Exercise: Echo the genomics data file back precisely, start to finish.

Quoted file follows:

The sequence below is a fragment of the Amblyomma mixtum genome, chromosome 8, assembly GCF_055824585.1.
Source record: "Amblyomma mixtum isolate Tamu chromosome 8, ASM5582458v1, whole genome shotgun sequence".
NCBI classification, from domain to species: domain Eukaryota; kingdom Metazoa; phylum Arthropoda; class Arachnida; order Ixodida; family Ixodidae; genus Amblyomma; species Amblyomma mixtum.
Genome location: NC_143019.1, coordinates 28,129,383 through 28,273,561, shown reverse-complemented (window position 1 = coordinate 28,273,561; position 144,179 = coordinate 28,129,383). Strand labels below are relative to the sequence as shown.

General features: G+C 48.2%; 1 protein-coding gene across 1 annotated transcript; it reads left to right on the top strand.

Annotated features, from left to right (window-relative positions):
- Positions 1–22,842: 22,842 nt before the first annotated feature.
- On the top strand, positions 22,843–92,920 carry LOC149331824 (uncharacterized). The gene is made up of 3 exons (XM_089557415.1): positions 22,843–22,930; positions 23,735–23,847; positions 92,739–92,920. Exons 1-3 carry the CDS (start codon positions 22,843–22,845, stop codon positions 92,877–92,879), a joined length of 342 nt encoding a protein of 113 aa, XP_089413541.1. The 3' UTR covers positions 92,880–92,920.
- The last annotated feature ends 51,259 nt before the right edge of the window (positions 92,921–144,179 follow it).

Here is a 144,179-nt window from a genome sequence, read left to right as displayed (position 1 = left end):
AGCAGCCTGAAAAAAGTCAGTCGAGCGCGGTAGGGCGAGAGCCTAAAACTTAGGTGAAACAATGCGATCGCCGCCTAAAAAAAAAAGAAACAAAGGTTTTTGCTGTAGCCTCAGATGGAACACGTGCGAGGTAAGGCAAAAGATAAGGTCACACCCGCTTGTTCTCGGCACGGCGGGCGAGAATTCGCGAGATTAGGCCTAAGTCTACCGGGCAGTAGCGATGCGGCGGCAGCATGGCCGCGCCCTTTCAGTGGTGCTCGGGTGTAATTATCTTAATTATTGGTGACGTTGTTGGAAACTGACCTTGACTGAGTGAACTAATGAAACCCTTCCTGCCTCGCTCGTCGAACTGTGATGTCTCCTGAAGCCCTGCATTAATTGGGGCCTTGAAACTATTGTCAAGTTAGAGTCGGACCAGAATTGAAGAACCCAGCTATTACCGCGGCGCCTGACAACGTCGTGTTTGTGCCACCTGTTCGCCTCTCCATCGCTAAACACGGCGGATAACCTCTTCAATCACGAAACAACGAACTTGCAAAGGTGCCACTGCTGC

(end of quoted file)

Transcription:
The sequence below is a fragment of the Amblyomma mixtum genome, chromosome 8, assembly GCF_055824585.1.
Source record: "Amblyomma mixtum isolate Tamu chromosome 8, ASM5582458v1, whole genome shotgun sequence".
NCBI classification, from domain to species: domain Eukaryota; kingdom Metazoa; phylum Arthropoda; class Arachnida; order Ixodida; family Ixodidae; genus Amblyomma; species Amblyomma mixtum.
Genome location: NC_143019.1, coordinates 28,129,383 through 28,273,561, shown reverse-complemented (window position 1 = coordinate 28,273,561; position 144,179 = coordinate 28,129,383). Strand labels below are relative to the sequence as shown.

General features: G+C 48.2%; 1 protein-coding gene across 1 annotated transcript; it reads left to right on the top strand.

Annotated features, from left to right (window-relative positions):
- Positions 1–22,842: 22,842 nt before the first annotated feature.
- On the top strand, positions 22,843–92,920 carry LOC149331824 (uncharacterized). The gene is made up of 3 exons (XM_089557415.1): positions 22,843–22,930; positions 23,735–23,847; positions 92,739–92,920. Exons 1-3 carry the CDS (start codon positions 22,843–22,845, stop codon positions 92,877–92,879), a joined length of 342 nt encoding a protein of 113 aa, XP_089413541.1. The 3' UTR covers positions 92,880–92,920.
- The last annotated feature ends 51,259 nt before the right edge of the window (positions 92,921–144,179 follow it).

Here is a 144,179-nt window from a genome sequence, read left to right as displayed (position 1 = left end):
AGCAGCCTGAAAAAAGTCAGTCGAGCGCGGTAGGGCGAGAGCCTAAAACTTAGGTGAAACAATGCGATCGCCGCCTAAAAAAAAAAGAAACAAAGGTTTTTGCTGTAGCCTCAGATGGAACACGTGCGAGGTAAGGCAAAAGATAAGGTCACACCCGCTTGTTCTCGGCACGGCGGGCGAGAATTCGCGAGATTAGGCCTAAGTCTACCGGGCAGTAGCGATGCGGCGGCAGCATGGCCGCGCCCTTTCAGTGGTGCTCGGGTGTAATTATCTTAATTATTGGTGACGTTGTTGGAAACTGACCTTGACTGAGTGAACTAATGAAACCCTTCCTGCCTCGCTCGTCGAACTGTGATGTCTCCTGAAGCCCTGCATTAATTGGGGCCTTGAAACTATTGTCAAGTTAGAGTCGGACCAGAATTGAAGAACCCAGCTATTACCGCGGCGCCTGACAACGTCGTGTTTGTGCCACCTGTTCGCCTCTCCATCGCTAAACACGGCGGATAACCTCTTCAATCACGAAACAACGAACTTGCAAAGGTGCCACTGCTGC